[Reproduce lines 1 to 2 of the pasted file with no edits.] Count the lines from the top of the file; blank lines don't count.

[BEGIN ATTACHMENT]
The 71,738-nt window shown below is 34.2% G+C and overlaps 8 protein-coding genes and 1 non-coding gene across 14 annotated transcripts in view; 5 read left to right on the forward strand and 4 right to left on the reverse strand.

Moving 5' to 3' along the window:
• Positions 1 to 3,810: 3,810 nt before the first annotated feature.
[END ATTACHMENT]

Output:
The 71,738-nt window shown below is 34.2% G+C and overlaps 8 protein-coding genes and 1 non-coding gene across 14 annotated transcripts in view; 5 read left to right on the forward strand and 4 right to left on the reverse strand.

Moving 5' to 3' along the window: